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From Harald Kirsch <Harald.Kir...@raytion.com>
Subject Re: Directory flushing / commit / openIfChanged
Date Fri, 10 Aug 2012 10:10:12 GMT
Maybe I did something wrong, maybe it does indeed not help, but pushing 
data into Lucene was not any faster than before.

I would like remove my project specific baggage and try to rephrase my 
question by means of a simple example.

Suppose a Lucene document is used to count events of certain types. For 
each type of event I have one document. Whenever a new event arrives, I 
must read the respective document from the index, increment the count, 
delete the document from the index and write the new one into the index.

As an addition, consider the distribution of events being a typical 
Zipf, i.e. a small number of event types occurs rather frequently, while 
other types of events may appear just once.

What is the most efficient sequence of Lucene operations for such a 
scenario?

Harald.

On 07.08.2012 15:39, Harald Kirsch wrote:
> Hello Simon,
>
> ok, I'll try this out. Just to be sure. I was after a way to update
> documents before they are even written to disk, but this seems not to be
> the Lucene way. From what you propose I understand that this approach
> tries to keep documents from being written up to the time they need to
> be actually changed.
>
> If I need to keep some kind map anyway myself, I wonder if I will not
> just cache the documents themselves rather than just their sequence id.
> If they are "old" enough I migrate them into the index. For the sequence
> IDs I would need a retirement strategy too.
>
> It was exactly this additional caching that I hoped to avoid. :-(
>
> Harald.
>
>
>
> On 06.08.2012 13:55, Simon Willnauer wrote:
>> hey harald,
>>
>> On Mon, Aug 6, 2012 at 1:22 PM, Harald Kirsch
>> <Harald.Kirsch@raytion.com> wrote:
>>> Hi,
>>>
>>> in my application I have to write tons of small documents to the
>>> index, but
>>> with a twist. Many of the documents are actually aggregations of
>>> pieces of
>>> information that appear in a data stream, usually close together, but
>>> nevertheless merged with information for other documents.
>>>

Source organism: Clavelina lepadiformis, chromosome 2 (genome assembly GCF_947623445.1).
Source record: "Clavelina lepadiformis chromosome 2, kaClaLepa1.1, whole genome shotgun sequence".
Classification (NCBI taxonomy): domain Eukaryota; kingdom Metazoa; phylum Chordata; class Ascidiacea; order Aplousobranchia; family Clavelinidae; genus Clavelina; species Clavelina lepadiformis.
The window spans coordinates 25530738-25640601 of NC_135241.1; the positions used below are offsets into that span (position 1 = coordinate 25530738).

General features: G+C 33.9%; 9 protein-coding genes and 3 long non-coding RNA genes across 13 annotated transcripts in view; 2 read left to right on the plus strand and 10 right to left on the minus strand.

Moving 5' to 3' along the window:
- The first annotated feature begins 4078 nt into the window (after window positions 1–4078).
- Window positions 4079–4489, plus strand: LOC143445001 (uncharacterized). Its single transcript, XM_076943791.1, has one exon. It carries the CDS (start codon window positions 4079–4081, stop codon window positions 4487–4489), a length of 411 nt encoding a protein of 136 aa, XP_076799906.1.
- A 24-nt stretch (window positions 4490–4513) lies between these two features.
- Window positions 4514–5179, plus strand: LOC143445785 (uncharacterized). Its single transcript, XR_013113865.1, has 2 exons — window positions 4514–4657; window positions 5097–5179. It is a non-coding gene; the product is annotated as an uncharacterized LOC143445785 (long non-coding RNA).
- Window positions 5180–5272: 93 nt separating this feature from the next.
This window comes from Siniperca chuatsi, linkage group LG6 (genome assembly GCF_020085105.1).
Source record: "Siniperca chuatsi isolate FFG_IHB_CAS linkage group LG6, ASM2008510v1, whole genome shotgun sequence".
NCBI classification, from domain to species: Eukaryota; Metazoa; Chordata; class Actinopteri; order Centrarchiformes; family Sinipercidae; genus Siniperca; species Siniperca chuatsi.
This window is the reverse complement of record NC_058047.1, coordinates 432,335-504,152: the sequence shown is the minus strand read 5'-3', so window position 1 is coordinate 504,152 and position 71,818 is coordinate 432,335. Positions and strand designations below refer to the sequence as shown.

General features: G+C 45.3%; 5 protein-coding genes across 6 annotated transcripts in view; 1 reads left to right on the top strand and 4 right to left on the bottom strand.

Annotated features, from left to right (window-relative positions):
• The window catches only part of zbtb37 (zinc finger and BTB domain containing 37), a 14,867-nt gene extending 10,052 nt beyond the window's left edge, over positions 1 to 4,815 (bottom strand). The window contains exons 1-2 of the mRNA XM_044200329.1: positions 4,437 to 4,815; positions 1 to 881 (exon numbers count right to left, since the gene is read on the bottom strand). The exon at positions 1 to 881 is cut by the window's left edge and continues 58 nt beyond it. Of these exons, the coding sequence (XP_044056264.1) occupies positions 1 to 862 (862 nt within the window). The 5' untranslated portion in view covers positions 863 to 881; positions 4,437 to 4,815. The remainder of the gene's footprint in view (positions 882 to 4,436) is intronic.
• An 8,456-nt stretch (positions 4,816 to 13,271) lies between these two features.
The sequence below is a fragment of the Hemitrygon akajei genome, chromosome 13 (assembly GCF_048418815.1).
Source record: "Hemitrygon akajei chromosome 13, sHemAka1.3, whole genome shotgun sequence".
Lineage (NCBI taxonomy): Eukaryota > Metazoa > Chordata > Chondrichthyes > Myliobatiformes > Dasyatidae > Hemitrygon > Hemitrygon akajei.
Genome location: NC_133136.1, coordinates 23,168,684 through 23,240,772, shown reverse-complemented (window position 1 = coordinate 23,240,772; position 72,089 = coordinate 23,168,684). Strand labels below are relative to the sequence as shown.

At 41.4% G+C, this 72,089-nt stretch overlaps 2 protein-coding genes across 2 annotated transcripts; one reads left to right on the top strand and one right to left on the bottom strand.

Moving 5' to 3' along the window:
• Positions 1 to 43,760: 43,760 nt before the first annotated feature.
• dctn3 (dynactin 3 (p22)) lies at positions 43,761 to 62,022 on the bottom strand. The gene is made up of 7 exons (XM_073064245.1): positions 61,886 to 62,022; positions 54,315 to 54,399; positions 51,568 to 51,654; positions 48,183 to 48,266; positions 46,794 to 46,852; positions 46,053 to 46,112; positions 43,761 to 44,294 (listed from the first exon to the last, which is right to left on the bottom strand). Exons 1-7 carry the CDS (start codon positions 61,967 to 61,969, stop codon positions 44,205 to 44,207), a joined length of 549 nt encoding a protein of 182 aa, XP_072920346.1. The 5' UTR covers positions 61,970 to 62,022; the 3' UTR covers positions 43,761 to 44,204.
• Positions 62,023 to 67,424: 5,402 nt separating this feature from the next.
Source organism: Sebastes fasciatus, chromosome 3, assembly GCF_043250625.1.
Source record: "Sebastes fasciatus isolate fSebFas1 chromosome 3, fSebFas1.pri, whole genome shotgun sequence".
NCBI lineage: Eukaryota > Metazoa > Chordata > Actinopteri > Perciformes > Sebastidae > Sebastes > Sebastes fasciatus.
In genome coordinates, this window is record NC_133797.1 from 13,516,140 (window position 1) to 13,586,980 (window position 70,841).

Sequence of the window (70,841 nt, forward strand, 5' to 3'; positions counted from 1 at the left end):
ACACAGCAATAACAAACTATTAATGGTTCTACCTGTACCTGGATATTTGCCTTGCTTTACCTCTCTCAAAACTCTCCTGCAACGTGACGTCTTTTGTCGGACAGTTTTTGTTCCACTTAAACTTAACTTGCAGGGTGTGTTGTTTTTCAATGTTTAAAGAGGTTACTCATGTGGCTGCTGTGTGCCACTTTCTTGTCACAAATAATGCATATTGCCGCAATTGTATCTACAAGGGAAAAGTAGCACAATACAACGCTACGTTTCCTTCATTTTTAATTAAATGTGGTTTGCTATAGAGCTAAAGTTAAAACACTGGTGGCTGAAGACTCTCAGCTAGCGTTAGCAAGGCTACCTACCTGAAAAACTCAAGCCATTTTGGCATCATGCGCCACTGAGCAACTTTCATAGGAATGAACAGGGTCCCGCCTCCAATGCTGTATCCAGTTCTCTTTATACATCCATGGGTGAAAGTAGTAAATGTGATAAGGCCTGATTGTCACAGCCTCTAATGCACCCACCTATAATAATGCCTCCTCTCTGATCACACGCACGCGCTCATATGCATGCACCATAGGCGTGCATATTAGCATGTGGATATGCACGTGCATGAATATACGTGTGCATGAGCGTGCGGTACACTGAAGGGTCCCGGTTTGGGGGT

>>> When information a1 for my document A arrives, I create my A-object,
>>> store
>>> it with index.addDocument() and forget about it. Later, when a2
>>> arrives, I
>>> fetch A from the index, delete it from the index, update it, and
>>> store its
>>> updated version. To fetch it from the index, I use a reader retrieved
>>> with
>>> IndexReader.openIfChanged(). So for one piece of information I have
>>> roughly
>>> the following sequence:
>>>
>>>    get searcher via IndexReader.openIfChanged()
>>>    find previously stored document, if any
>>>    if document already available {
>>>      update document object
>>>      index.deleteDocument(new Term(IDFIELD, id))
>>>    } else {
>>>      create document object
>>>    }
>>>    index.addDocument()
>>>
>>>
>>> The overall speed is not too bad, but I wonder if more is possible. I
>>> changed RAMBufferSizeMB from the default 16 to 200 but saw no
>>> improvement in
>>> speed.
>>>
>>> I would think that keeping documents in RAM for some time such that many
>>> updates happen in RAM, rather then being written to disk would
>>> improve the
>>> overall running time.
>>>
>>> Any hints how to configure and use Lucene to improve the speed without
>>> layering my own caching on top of it?
>>
>> what happens if you re-open a reader from an IW (NearRealtime) you
>> flush documents to disk each time you reopen the NRT reader. That
>> likely means if you have high update rates that you don't keep stuff
>> in memory for very long so ram buffer size increase won't help much.
>> What I would try to exploit is the fact that you only need to open a
>> new reader if the document (or its latest update) you are looking for
>> has not been flushed to disk yet ie. is not in reader you already have
>> opened. Lucene ships with some handy tools that helps you to implement
>> this. I'd likely use org.apache.lucene.search.NRTManager that exposes
>> the methods of IW (update/add/delete) and returns a sequence ID that
>> you can later use to request an NRT reader. Lets say you have document
>> X indexed with sequence ID 15 and you now wanna update it you look up
>> the ID of doc X in a hashmap or something like this to get the last
>> changed sequence ID then you ask the NRTManager to refresh the search
>> it holds right now with NRTManager#waitForGeneration(15) if the
>> generation is already refreshed it will return immediately otherwise
>> it will wait until its opened. Then you can just acquire a new
>> searcher and check the document.
>>
>> something like this:
>>
>> String id = doc.getId();
>> Long seqId = mapping.get(id);
>>
>> if (seqId != null) {
>>    nrtManager.waitForGeneration(seqId);
>> }
>>
>> IndexSearcher s = nrtManager.acquire();
>> try {
>>    IndexReader reader = s.getReader();
>>    // do something
>> } finally {
>>    nrtManager.release(s);
>> }
>>
>> from time to time you can prune the mapping for sequence ids that are
>> already flushed.
>>
>> hope that helps
>>
>> simon
>>>
>>> Harald.
>>>
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>>>
>>
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>>
>>
>

-- 
Harald Kirsch
Raytion GmbH
Kaiser-Friedrich-Ring 74
40547 Duesseldorf
Fon +49-211-550266-0
Fax +49-211-550266-19
http://www.raytion.com

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